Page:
Category: Volunteering Debacle



07.06.2010

Today, I attended an oiled bird rehabilitation.  Never in my life, did I think I could experience such polar opposite emotions for what I witnessed.  On one hand, I was heartbroken for the oiled wildlife and the troubles that they have endured because of this man-made spill. On the other hand, I was deeply grateful that these birds made it long enough to be rehabilitated.

The Pensacola Oiled Wildlife Rehabilitation (POWH), which opened in May 2010, has currently 52 birds in their captivity that consists primarily of northern gannets, high bill greens, seagulls, ferns and a few herons.  While the POWH can easily accommodate a few hundred birds, dependent on size and severity of oil coverings, the maximum that POWH has contained has been 102 birds,  bringing the total to 949 birds rescued within the four Gulf rehabilitation centers.

When a bird first enters the rehabilitation center-the oil is not cleaned right away. Many birds are in shock or frightened and they need to be stabilized and possibly re-hydrated before any further stress is placed upon the bird. It has been found that by giving the birds a couple days to recuperate has increased the survivability tenfold.

Initially, veterinarians take  blood and feather samples to test for anemia and infection and give the oiled birds a temporary tag. Then the bird is taken to an oiled bird trailer where it can rest, if needed, in a temperature controlled trailer and receive IV fluids, food and Pepto Bismo to protect its stomach lining.

Just before they are washed, the birds are sprayed with a warm canola oil to loosen oil residue on their feathers. Then they are taken to a washing tub which requires normally 3-4 people to wash one oiled bird.

Once the head and pouch is cleaned using clothes, toothbrushes and small sponges are used for delicate areas with water flushed on an almost continuous basis to keep the soap from running into the birds eyes. A bath normally lasts up to 45 minutes, and for a large bird, like a brown pelican, as much as 300 gallons of water is used.

After a scrubbing down of the bird, a thorough rinse is necessary considering that soap can interfere in the same manner as oil via hypothermia.

Newly cleaned, the birds are whisked off to a drying room to rest in a padded pen while floor-mounted pet grooming dryers blew warm air. Smaller birds and wading birds are not blow dried but instead sit in pens under warming lights.

Once their total strength is gained, birds are then permanently tagged for tracking purposes and transported to outside containment facilities to get them re-accustomed to outside surroundings before releasing them into the wild.  The birds are allowed to recover for five to seven days, regaining buoyancy and water resistance by preening, putting on weight, and readjusting to outdoor temperatures.

Once returned to good health, they are ready to be released to the wild.  However, the wild may not be ready for them. In an environmental disaster like the Deepwater Horizon spill, wildlife cannot return to their contaminated homes. Instead birds have to be released into an area where they do not run the chance of being re-oiled. The majority of the birds are released off the east coast of Florida.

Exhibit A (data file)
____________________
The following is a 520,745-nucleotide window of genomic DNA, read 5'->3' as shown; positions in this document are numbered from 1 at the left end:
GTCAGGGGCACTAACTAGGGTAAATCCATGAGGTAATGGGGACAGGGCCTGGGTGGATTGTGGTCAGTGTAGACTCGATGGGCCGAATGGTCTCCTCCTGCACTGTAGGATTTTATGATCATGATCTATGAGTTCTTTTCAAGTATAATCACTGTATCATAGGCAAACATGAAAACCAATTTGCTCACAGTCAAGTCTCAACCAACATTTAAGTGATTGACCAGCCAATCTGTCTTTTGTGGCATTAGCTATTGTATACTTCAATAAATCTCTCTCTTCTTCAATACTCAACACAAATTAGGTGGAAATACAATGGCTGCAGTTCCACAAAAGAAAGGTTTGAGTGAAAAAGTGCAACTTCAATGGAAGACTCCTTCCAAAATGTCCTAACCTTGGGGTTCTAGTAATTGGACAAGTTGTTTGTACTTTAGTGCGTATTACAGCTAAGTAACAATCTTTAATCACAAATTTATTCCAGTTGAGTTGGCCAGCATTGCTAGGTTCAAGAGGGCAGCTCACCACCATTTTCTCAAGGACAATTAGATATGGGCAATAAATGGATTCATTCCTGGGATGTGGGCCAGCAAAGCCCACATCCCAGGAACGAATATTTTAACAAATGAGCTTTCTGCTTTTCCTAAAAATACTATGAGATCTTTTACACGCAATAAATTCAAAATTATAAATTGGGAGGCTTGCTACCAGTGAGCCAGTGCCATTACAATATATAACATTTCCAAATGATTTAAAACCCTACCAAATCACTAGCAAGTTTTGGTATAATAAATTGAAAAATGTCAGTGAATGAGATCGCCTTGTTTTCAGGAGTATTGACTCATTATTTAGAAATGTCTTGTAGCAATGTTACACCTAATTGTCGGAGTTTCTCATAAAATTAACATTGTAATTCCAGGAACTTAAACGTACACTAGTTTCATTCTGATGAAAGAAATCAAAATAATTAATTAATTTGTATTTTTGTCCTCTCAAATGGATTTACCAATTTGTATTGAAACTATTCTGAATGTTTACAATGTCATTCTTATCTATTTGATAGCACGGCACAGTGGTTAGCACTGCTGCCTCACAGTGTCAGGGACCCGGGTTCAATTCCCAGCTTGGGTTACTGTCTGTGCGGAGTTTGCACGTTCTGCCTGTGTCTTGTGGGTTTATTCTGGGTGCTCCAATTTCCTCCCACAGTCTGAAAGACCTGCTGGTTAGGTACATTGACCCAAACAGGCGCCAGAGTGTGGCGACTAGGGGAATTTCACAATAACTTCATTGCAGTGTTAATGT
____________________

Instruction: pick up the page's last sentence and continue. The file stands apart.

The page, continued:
I asked Heidi Stout from the Tri-State Bird Rescue  & Research Organization, on ways that everyday citizens can get involved with the clean up of oiled wildlife. At this time, the only people who can physically help the oiled wildlife is trained paraprofessionals (licensed veterinarians, license wildlife handlers etc) since dealing with stressed birds could be harmful.

However, she urged for concerned citizens who are willing to volunteer via answering phones and inputting data information to contact the U.S. Fish & Wildlife to offer assistance. It was also suggested that the donation of goods used to help clean the animals and monetary donations to further recovery efforts would be greatly appreciated.

Additionally, you can visit http://www.volunteerflorida.org/ to sign up for more volunteer training as well as visit a facebook group called, NWFL Panhandle Volunteer Beach Rescue Group at, http://www.facebook.com/#!/group.php?gid=113452012028768&ref=ts for panhandle county specific volunteer efforts.

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1. Can they clarify with any potential issues with the well board, as of today’s teleconference~ they stated that they have “not made a final decision yet. Have they made a final determination as to what pressure the casing, downhole and BOP can confront?

2. Can they elaborate more on the “shelf life” of the materials out to sea, when they start to become “weathered”- will they provide another environmental hazard that we should take into consideration?

3. Incredibly important~ what are their protection methods of the marsh and coral beds since they cannot use harsh dispersant or else it would wipe out the fragile ecosystem.

4. When are they expecting the results from NOAA on the subsea hydrocarbon count? (If found, that would mean there are oil plumes under the surface that satellite is not picking up.) How are they going to determine that it is “merely” the oil being dispersed from the wellhead or something more serious, such as the dispersant weighing the water down and causing it to sink.